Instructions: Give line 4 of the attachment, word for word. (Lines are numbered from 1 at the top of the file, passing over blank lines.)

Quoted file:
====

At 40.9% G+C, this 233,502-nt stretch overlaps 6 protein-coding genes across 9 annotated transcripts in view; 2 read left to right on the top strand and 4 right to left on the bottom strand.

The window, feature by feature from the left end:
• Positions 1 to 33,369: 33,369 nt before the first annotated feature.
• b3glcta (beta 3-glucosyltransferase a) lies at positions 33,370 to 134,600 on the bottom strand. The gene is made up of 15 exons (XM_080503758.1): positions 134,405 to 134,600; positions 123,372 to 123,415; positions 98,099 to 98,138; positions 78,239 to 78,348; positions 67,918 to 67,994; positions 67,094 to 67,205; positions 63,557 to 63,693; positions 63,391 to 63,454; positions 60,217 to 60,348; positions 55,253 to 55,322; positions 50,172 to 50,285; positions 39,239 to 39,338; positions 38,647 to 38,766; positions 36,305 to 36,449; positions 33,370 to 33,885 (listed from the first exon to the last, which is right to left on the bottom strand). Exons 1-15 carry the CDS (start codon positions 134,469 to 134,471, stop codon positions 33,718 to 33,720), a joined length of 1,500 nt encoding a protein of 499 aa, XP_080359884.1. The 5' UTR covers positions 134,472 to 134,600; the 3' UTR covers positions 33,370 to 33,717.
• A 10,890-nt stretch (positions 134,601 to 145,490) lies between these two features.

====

• b3glcta (beta 3-glucosyltransferase a) lies at positions 33,370 to 134,600 on the bottom strand. The gene is made up of 15 exons (XM_080503758.1): positions 134,405 to 134,600; positions 123,372 to 123,415; positions 98,099 to 98,138; positions 78,239 to 78,348; positions 67,918 to 67,994; positions 67,094 to 67,205; positions 63,557 to 63,693; positions 63,391 to 63,454; positions 60,217 to 60,348; positions 55,253 to 55,322; positions 50,172 to 50,285; positions 39,239 to 39,338; positions 38,647 to 38,766; positions 36,305 to 36,449; positions 33,370 to 33,885 (listed from the first exon to the last, which is right to left on the bottom strand). Exons 1-15 carry the CDS (start codon positions 134,469 to 134,471, stop codon positions 33,718 to 33,720), a joined length of 1,500 nt encoding a protein of 499 aa, XP_080359884.1. The 5' UTR covers positions 134,472 to 134,600; the 3' UTR covers positions 33,370 to 33,717.